In this documentary from Alison Klayman (“The Brink”), the “rise” part of the story is patronizing and tedious. Subjects offer inflated descriptions of Abercrombie’s centrality in American life and explain the ’90s in comically condescending terms. “MTV, the Video Music Awards and the ‘House of Style’ television show gave flyover country access to the things that they wouldn’t see ordinarily,” says Alan Karo, a marketing executive. Patrick Carone, a former editor at Abercrombie’s quarterly magazine, enlightens viewers on the concept of a mall: “Imagine, like, a search engine that you could walk through.”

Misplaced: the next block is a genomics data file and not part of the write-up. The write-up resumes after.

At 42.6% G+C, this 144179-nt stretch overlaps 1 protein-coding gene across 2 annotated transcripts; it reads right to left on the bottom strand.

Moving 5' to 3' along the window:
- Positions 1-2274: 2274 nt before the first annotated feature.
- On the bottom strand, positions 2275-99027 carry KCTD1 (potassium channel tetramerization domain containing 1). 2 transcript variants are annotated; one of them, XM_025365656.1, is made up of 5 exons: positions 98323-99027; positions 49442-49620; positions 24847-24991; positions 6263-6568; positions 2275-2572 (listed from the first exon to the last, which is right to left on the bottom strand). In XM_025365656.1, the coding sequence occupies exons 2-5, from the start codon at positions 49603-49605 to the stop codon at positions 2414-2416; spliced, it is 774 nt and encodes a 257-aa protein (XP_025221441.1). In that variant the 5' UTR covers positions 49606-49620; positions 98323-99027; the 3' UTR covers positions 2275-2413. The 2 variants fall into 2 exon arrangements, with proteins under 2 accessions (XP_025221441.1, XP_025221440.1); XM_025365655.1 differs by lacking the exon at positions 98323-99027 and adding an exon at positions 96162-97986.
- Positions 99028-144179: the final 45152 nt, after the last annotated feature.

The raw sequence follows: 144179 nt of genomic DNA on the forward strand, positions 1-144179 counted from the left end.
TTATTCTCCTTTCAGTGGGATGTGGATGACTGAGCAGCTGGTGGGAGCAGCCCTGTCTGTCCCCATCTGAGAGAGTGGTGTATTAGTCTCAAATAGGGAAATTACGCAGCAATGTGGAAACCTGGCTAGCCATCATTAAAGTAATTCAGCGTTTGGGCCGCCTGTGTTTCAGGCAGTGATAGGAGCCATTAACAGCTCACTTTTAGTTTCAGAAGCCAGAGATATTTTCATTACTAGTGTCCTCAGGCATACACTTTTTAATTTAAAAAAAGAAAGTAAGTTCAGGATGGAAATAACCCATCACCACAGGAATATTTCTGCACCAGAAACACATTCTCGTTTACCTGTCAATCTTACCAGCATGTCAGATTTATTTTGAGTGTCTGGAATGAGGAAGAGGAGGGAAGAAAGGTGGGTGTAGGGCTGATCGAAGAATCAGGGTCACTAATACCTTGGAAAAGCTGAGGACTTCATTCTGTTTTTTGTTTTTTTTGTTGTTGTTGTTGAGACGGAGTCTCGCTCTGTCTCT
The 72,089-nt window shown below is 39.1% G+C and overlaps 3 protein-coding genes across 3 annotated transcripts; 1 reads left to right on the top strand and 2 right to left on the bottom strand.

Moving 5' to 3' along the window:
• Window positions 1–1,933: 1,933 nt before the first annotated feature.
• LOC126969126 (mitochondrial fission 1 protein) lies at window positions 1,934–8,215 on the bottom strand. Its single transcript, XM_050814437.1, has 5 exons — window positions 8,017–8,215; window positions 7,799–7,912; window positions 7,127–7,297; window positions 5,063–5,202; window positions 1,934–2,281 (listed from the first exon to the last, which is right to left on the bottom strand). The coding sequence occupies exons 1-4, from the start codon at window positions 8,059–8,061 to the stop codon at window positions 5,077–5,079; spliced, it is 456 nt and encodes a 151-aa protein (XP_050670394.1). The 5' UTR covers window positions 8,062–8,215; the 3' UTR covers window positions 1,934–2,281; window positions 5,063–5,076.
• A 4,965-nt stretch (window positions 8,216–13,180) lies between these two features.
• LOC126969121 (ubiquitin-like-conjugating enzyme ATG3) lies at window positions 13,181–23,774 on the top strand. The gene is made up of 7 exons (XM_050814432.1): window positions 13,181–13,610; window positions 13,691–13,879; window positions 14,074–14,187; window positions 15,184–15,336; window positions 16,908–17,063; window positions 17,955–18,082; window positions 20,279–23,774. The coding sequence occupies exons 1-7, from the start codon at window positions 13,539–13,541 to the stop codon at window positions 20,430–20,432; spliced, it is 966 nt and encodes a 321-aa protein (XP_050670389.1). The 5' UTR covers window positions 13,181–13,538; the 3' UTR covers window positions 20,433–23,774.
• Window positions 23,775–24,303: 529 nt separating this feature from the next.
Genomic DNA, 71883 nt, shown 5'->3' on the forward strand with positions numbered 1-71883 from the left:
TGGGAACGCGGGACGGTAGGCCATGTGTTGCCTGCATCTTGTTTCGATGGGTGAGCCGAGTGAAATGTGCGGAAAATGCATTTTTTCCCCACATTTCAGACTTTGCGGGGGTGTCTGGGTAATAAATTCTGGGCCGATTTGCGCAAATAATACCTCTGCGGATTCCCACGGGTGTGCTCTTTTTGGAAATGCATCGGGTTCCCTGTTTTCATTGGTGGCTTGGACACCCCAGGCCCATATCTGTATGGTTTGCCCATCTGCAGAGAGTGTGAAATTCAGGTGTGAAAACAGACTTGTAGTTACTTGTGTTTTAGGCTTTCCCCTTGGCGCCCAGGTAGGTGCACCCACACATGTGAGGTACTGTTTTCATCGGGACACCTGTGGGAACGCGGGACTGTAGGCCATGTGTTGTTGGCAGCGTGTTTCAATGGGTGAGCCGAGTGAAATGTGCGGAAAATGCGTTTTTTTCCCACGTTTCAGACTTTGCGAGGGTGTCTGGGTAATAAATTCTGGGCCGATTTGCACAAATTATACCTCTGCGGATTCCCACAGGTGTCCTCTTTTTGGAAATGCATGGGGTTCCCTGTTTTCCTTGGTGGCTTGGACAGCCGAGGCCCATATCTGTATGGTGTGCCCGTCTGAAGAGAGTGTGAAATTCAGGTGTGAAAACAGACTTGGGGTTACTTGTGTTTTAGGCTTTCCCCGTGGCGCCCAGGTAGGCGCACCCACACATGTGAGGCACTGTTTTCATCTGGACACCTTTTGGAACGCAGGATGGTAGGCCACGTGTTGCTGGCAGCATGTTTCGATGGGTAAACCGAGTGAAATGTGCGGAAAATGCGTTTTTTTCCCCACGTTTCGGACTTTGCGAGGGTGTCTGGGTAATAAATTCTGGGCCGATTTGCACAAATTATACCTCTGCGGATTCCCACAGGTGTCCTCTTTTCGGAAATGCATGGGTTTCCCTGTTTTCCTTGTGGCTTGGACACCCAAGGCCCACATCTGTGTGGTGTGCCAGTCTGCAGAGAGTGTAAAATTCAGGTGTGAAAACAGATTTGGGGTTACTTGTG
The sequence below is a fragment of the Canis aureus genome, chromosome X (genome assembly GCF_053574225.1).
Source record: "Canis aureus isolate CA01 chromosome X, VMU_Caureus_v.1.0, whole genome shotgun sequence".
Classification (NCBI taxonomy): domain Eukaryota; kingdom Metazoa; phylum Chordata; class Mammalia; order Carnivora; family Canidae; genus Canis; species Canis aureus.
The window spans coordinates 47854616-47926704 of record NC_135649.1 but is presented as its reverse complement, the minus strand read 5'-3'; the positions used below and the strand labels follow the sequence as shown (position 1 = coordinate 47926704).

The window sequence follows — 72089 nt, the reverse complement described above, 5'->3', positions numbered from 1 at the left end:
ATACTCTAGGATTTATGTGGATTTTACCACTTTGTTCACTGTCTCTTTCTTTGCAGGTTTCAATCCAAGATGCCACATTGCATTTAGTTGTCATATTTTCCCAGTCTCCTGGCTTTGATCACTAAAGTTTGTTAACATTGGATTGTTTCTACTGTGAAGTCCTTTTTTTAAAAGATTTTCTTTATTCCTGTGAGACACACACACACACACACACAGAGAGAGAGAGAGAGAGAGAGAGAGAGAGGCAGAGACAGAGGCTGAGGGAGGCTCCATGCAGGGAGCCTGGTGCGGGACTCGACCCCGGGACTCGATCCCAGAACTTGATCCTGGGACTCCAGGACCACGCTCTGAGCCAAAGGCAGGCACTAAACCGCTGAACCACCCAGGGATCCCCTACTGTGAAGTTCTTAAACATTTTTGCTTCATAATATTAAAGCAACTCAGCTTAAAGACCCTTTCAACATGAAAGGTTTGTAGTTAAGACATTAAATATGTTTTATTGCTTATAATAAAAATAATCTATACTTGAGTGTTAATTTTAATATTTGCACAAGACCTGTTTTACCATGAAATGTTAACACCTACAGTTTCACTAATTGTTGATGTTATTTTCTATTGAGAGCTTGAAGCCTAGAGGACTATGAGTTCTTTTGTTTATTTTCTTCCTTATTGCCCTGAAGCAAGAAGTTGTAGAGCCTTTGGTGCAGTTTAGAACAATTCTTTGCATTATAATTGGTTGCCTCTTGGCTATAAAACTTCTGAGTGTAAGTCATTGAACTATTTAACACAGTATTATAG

The documentary gets more substantive when the “fall” component kicks in. Former employees share descriptions of encountering more or less open racism working at the company, whose advertising courted white, wealthy consumers. But these stories aren’t new (multiple interviewees were among the class-action plaintiffs). And while the movie provides encouraging evidence of how much societal sensibilities have changed, it is fundamentally dressing up well-worn material.

White Hot: The Rise & Fall of Abercrombie & Fitch

Not rated. Running time: 1 hour 28 minutes. Watch on Netflix.

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